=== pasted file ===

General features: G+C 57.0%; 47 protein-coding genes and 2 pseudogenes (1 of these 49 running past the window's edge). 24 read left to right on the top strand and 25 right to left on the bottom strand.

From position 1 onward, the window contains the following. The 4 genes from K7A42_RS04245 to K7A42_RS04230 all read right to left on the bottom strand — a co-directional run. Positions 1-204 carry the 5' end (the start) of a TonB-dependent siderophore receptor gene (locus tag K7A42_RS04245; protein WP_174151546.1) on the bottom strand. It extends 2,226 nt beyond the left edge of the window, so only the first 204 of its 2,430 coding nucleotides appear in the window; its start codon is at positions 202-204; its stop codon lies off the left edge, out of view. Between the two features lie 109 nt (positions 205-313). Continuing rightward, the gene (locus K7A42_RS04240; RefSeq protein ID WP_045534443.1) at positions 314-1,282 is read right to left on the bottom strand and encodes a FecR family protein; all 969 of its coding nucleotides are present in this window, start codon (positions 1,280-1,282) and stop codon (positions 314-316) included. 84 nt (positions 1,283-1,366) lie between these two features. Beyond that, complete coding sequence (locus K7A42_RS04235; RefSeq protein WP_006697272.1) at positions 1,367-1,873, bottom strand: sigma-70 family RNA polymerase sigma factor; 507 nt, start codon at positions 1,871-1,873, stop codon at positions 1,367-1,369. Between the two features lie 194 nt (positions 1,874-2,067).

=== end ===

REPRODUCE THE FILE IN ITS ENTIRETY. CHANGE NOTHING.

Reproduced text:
General features: G+C 57.0%; 47 protein-coding genes and 2 pseudogenes (1 of these 49 running past the window's edge). 24 read left to right on the top strand and 25 right to left on the bottom strand.

From position 1 onward, the window contains the following. The 4 genes from K7A42_RS04245 to K7A42_RS04230 all read right to left on the bottom strand — a co-directional run. Positions 1-204 carry the 5' end (the start) of a TonB-dependent siderophore receptor gene (locus tag K7A42_RS04245; protein WP_174151546.1) on the bottom strand. It extends 2,226 nt beyond the left edge of the window, so only the first 204 of its 2,430 coding nucleotides appear in the window; its start codon is at positions 202-204; its stop codon lies off the left edge, out of view. Between the two features lie 109 nt (positions 205-313). Continuing rightward, the gene (locus K7A42_RS04240; RefSeq protein ID WP_045534443.1) at positions 314-1,282 is read right to left on the bottom strand and encodes a FecR family protein; all 969 of its coding nucleotides are present in this window, start codon (positions 1,280-1,282) and stop codon (positions 314-316) included. 84 nt (positions 1,283-1,366) lie between these two features. Beyond that, complete coding sequence (locus K7A42_RS04235; RefSeq protein WP_006697272.1) at positions 1,367-1,873, bottom strand: sigma-70 family RNA polymerase sigma factor; 507 nt, start codon at positions 1,871-1,873, stop codon at positions 1,367-1,369. Between the two features lie 194 nt (positions 1,874-2,067).